[0053] The sensor system 611 may include one or more sensors that are coupled to and/or are included within the autonomous vehicle 601. Examples of such sensors include, without limitation, a LiDAR system, a radio detection and ranging (RADAR) system, a laser detection and ranging (LADAR) system, a sound navigation and ranging (SONAR) system, one or more cameras (e.g., visible spectrum cameras, infrared cameras, etc.), temperature sensors, position sensors (e.g., global positioning system (GPS), etc.), location sensors, fuel sensors, motion sensors (e.g., inertial measurement units (IMU), etc.), humidity sensors, occupancy sensors, or the like. The sensor data can include information that describes the location of objects within the surrounding environment of the autonomous vehicle 601, information about the environment itself, information about the motion of the autonomous vehicle 601, information about a route of the autonomous vehicle, or the like. As autonomous vehicle 601 travels over a surface, at least some of the sensors may collect data pertaining to the surface.

[0054] The LiDAR system may include a sensor configured to sense or detect objects and/or actors in an environment in which the autonomous vehicle 601 is located. Generally, LiDAR system is a device that incorporates optical remote sensing technology that can measure distance to a target and/or other properties of a target (e.g., a ground surface) by illuminating the target with light. As an example, the LiDAR system may include a laser source and/or laser scanner configured to emit laser pulses and a detector configured to receive reflections of the laser pulses. For example, the LiDAR system may include a laser range finder reflected by a rotating mirror, and the laser is scanned around a scene being digitized, in one, two, or more dimensions, gathering distance measurements at specified angle intervals. The LiDAR system, for example, may be configured to emit laser pulses as a beam. Optionally, the beam may be scanned to generate two dimensional or three dimensional range matrices. In an example, the range matrices may be used to determine distance to a given vehicle or surface by measuring time delay between transmission of a pulse and detection of a respective reflected signal. In some examples, more than one LiDAR system may be coupled to the first vehicle to scan a complete 360° horizon of the first vehicle. The LiDAR system may be configured to provide to the computing device a cloud of point data representing the surface(s), which have been hit by the laser. The points may be represented by the LiDAR system in terms of azimuth and elevation angles, in addition to range, which can be converted to (X, Y, Z) point data relative to a local coordinate frame attached to the vehicle. Additionally, the LiDAR may be configured to provide intensity values of the light or laser reflected off the surfaces that may be indicative of a surface type. In examples, the LiDAR system may include components such as light (e.g., laser) source, scanner and optics, photo-detector and receiver electronics, and position and navigation system. In an example, The LiDAR system may be configured to use ultraviolet (UV), visible, or infrared light to image objects and can be used with a wide range of targets, including non-metallic objects. In one example, a narrow laser beam can be used to map physical features of an object with high resolution.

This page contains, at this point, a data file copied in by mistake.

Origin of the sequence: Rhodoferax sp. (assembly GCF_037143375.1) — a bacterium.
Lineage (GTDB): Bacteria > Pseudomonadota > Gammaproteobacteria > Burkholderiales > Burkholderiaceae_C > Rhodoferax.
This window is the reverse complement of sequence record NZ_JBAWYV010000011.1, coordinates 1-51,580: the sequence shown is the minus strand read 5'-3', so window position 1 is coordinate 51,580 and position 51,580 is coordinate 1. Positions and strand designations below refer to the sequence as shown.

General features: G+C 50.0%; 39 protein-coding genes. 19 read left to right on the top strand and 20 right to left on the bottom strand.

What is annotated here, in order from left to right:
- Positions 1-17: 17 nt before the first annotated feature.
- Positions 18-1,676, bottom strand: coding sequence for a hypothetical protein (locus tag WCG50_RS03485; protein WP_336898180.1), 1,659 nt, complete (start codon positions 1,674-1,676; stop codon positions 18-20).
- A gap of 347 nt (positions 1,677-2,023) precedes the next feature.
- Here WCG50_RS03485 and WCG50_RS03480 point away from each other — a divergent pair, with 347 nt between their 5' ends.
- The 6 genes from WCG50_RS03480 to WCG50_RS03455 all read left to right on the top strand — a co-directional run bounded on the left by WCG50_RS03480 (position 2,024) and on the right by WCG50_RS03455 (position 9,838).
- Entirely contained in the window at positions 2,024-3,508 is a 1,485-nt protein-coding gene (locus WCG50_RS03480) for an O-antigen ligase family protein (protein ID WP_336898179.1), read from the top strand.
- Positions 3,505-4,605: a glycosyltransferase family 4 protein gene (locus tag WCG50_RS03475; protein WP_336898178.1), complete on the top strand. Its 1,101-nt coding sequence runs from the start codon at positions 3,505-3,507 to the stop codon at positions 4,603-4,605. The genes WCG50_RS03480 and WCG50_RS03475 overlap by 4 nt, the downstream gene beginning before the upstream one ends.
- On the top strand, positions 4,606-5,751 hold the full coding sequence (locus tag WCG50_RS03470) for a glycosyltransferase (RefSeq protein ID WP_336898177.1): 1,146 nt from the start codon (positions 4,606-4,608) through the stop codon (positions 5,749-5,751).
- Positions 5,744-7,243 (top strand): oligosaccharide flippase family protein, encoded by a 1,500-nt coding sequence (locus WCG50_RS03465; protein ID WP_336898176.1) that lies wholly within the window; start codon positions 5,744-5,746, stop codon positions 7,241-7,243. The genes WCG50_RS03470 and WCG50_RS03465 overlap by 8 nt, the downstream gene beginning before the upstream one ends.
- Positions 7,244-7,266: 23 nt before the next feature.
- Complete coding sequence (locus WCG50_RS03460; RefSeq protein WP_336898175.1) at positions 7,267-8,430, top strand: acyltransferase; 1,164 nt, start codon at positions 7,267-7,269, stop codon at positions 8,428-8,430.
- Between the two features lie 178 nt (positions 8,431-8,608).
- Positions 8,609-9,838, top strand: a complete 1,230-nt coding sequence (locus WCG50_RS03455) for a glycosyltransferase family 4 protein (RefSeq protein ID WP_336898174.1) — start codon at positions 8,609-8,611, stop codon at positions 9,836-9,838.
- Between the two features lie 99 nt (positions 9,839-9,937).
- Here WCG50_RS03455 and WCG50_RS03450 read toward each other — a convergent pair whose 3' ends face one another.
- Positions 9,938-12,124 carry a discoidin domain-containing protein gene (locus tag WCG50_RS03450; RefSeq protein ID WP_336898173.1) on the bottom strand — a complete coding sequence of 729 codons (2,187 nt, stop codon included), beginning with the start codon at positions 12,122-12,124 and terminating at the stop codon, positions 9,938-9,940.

[0055] It should be noted that the LiDAR systems for collecting data pertaining to the surface may be included in systems other than the autonomous vehicle 601 such as, without limitation, other vehicles (autonomous or driven), robots, satellites, etc.

[0056] FIG. 7 illustrates an example system architecture for a vehicle 701, such as the autonomous vehicle 601 of FIG. 1 autonomous vehicle. The vehicle 701 may include an engine or motor 702 and various sensors for measuring various parameters of the vehicle and/or its environment. Operational parameter sensors that are common to both types of vehicles include, for example: a position sensor 736 such as an accelerometer, gyroscope and/or inertial measurement unit; a speed sensor 738; and an odometer sensor 740. The vehicle 701 also may have a clock 742 that the system architecture uses to determine vehicle time during operation. The clock 742 may be encoded into the vehicle on-board computing device 712. It may be a separate device, or multiple clocks may be available.